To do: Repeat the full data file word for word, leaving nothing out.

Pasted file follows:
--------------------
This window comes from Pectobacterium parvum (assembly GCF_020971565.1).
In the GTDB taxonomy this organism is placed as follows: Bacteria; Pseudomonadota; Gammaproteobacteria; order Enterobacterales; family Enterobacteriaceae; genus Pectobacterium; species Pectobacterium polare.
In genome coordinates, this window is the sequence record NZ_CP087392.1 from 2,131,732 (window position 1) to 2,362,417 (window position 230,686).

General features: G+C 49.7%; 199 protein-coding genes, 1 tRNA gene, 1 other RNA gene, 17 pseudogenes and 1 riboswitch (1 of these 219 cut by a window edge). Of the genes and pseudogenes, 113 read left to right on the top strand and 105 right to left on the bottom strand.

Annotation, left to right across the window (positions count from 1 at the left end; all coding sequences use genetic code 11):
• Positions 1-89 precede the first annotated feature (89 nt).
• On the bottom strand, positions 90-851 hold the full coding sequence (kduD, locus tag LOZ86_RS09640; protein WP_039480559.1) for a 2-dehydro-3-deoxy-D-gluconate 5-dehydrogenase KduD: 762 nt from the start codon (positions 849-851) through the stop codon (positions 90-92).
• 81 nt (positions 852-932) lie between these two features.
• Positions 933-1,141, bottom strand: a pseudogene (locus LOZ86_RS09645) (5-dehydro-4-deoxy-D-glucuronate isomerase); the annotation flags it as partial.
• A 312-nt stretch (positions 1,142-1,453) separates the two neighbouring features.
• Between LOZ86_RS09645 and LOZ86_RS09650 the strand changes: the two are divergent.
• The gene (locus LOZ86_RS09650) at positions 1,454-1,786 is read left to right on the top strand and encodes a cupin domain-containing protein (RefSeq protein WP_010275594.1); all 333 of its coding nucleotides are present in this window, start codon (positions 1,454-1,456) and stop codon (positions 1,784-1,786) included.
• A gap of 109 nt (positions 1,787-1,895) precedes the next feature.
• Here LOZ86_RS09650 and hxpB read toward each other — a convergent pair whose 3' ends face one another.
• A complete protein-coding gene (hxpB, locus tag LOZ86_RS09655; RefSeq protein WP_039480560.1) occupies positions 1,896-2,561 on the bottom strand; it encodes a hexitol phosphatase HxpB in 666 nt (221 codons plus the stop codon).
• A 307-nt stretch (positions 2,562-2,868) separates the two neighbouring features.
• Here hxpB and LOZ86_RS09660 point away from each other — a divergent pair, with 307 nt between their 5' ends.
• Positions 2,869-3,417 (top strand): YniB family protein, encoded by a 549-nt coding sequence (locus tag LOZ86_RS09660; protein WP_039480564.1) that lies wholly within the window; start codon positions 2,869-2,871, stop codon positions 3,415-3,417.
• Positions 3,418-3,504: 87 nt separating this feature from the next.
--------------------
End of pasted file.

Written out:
This window comes from Pectobacterium parvum (assembly GCF_020971565.1).
In the GTDB taxonomy this organism is placed as follows: Bacteria; Pseudomonadota; Gammaproteobacteria; order Enterobacterales; family Enterobacteriaceae; genus Pectobacterium; species Pectobacterium polare.
In genome coordinates, this window is the sequence record NZ_CP087392.1 from 2,131,732 (window position 1) to 2,362,417 (window position 230,686).

General features: G+C 49.7%; 199 protein-coding genes, 1 tRNA gene, 1 other RNA gene, 17 pseudogenes and 1 riboswitch (1 of these 219 cut by a window edge). Of the genes and pseudogenes, 113 read left to right on the top strand and 105 right to left on the bottom strand.

Annotation, left to right across the window (positions count from 1 at the left end; all coding sequences use genetic code 11):
• Positions 1-89 precede the first annotated feature (89 nt).
• On the bottom strand, positions 90-851 hold the full coding sequence (kduD, locus tag LOZ86_RS09640; protein WP_039480559.1) for a 2-dehydro-3-deoxy-D-gluconate 5-dehydrogenase KduD: 762 nt from the start codon (positions 849-851) through the stop codon (positions 90-92).
• 81 nt (positions 852-932) lie between these two features.
• Positions 933-1,141, bottom strand: a pseudogene (locus LOZ86_RS09645) (5-dehydro-4-deoxy-D-glucuronate isomerase); the annotation flags it as partial.
• A 312-nt stretch (positions 1,142-1,453) separates the two neighbouring features.
• Between LOZ86_RS09645 and LOZ86_RS09650 the strand changes: the two are divergent.
• The gene (locus LOZ86_RS09650) at positions 1,454-1,786 is read left to right on the top strand and encodes a cupin domain-containing protein (RefSeq protein WP_010275594.1); all 333 of its coding nucleotides are present in this window, start codon (positions 1,454-1,456) and stop codon (positions 1,784-1,786) included.
• A gap of 109 nt (positions 1,787-1,895) precedes the next feature.
• Here LOZ86_RS09650 and hxpB read toward each other — a convergent pair whose 3' ends face one another.
• A complete protein-coding gene (hxpB, locus tag LOZ86_RS09655; RefSeq protein WP_039480560.1) occupies positions 1,896-2,561 on the bottom strand; it encodes a hexitol phosphatase HxpB in 666 nt (221 codons plus the stop codon).
• A 307-nt stretch (positions 2,562-2,868) separates the two neighbouring features.
• Here hxpB and LOZ86_RS09660 point away from each other — a divergent pair, with 307 nt between their 5' ends.
• Positions 2,869-3,417 (top strand): YniB family protein, encoded by a 549-nt coding sequence (locus tag LOZ86_RS09660; protein WP_039480564.1) that lies wholly within the window; start codon positions 2,869-2,871, stop codon positions 3,415-3,417.
• Positions 3,418-3,504: 87 nt separating this feature from the next.